Originally published by The New York Times
CAIRO — Noha, an Egyptian engineer, should feel lucky after winning a visa lottery that randomly selects people from a pool of more than 14 million applications for about 55,000 green cards that would let them live permanently in the United States.
But the hopes she and her husband had of moving with their two children to New York vanished last week when President Donald Trump extended a ban on many green cards issued outside the United States to the end of the year, including the lottery's “diversity visas,” which have been issued every year since 1990 to people from underrepresented countries.
This year’s recipients learned of their good fortune about a year ago, but many had not yet completed the vetting process when American consulates closed in March due to the coronavirus pandemic. Now the administration’s latest step to reduce legal immigration has upended their lives, and many find themselves stuck in a worse situation than the one they were trying to escape.
The lottery requires that green cards be obtained by Sept. 30 or they will be voided. The State Department says no exceptions are made for those who do not yet have one in hand.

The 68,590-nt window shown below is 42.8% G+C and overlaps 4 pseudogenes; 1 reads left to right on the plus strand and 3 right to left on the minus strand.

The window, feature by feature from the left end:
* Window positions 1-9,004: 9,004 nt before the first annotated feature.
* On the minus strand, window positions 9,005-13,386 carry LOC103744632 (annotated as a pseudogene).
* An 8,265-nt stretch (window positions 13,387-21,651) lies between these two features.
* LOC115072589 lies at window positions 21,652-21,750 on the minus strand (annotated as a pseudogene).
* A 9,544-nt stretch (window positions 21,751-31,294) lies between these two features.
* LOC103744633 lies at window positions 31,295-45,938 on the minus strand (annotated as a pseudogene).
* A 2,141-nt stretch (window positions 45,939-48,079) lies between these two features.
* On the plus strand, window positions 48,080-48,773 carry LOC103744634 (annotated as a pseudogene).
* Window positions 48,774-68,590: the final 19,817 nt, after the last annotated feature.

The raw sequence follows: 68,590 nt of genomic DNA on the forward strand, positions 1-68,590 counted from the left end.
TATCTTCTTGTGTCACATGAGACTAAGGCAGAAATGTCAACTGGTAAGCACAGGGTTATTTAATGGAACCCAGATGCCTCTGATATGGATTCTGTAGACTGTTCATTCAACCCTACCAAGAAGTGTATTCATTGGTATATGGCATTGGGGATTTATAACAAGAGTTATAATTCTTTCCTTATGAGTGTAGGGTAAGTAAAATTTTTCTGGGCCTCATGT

Noha and her children got their visas in February. But her husband, Ahmed, is still waiting, and the family fears his visa will never come.
The situation forces Noha to make an impossible choice between going alone to New York to seek a better life for the couple's 7-year-old daughter and 9-year-old son, or giving up that dream so the family can stay together. She said she felt angry and cried for days after learning of Trump’s order.
“All my plans were collapsed in an instant," said Noha, who spoke on the condition that her last name not be used for fear that speaking publicly could hurt her family’s case. “I felt that all what we have achieved went for nothing.”
Trump’s decision to extend the ban marked the first time the visa program has been interrupted since it was created to attract immigrants from diverse backgrounds. U.S. immigration lawyers are considering challenging the move in court.
Only about 13,000 of the roughly 55,000 lottery visas have been issued so far this year, said Simon Paul, a diversity visa recipient who now runs a blog helping other immigrants at britsimon.com. Even those who obtained a visa have found it tough to get to the U.S. because of pandemic travel restrictions.